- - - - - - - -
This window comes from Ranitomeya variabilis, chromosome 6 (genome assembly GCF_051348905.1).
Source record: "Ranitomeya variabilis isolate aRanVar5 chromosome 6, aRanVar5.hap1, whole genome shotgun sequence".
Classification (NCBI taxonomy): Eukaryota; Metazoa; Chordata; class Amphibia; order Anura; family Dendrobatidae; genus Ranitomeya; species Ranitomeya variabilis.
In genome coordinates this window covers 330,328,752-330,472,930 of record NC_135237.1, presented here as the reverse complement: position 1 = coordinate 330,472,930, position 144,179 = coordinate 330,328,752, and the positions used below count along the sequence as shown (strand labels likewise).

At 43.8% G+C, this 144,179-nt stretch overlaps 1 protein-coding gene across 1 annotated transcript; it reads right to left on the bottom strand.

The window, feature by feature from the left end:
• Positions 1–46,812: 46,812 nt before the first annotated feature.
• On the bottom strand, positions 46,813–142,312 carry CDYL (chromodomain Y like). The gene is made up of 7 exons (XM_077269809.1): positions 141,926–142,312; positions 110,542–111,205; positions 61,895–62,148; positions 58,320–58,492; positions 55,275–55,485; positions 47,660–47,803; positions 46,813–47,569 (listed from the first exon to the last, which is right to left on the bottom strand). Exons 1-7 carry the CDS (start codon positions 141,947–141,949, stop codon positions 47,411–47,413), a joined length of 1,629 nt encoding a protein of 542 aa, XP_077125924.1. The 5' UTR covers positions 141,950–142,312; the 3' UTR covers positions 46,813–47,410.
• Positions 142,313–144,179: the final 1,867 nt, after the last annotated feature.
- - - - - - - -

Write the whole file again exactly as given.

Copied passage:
This window comes from Ranitomeya variabilis, chromosome 6 (genome assembly GCF_051348905.1).
Source record: "Ranitomeya variabilis isolate aRanVar5 chromosome 6, aRanVar5.hap1, whole genome shotgun sequence".
Classification (NCBI taxonomy): Eukaryota; Metazoa; Chordata; class Amphibia; order Anura; family Dendrobatidae; genus Ranitomeya; species Ranitomeya variabilis.
In genome coordinates this window covers 330,328,752-330,472,930 of record NC_135237.1, presented here as the reverse complement: position 1 = coordinate 330,472,930, position 144,179 = coordinate 330,328,752, and the positions used below count along the sequence as shown (strand labels likewise).

At 43.8% G+C, this 144,179-nt stretch overlaps 1 protein-coding gene across 1 annotated transcript; it reads right to left on the bottom strand.

The window, feature by feature from the left end:
• Positions 1–46,812: 46,812 nt before the first annotated feature.
• On the bottom strand, positions 46,813–142,312 carry CDYL (chromodomain Y like). The gene is made up of 7 exons (XM_077269809.1): positions 141,926–142,312; positions 110,542–111,205; positions 61,895–62,148; positions 58,320–58,492; positions 55,275–55,485; positions 47,660–47,803; positions 46,813–47,569 (listed from the first exon to the last, which is right to left on the bottom strand). Exons 1-7 carry the CDS (start codon positions 141,947–141,949, stop codon positions 47,411–47,413), a joined length of 1,629 nt encoding a protein of 542 aa, XP_077125924.1. The 5' UTR covers positions 141,950–142,312; the 3' UTR covers positions 46,813–47,410.
• Positions 142,313–144,179: the final 1,867 nt, after the last annotated feature.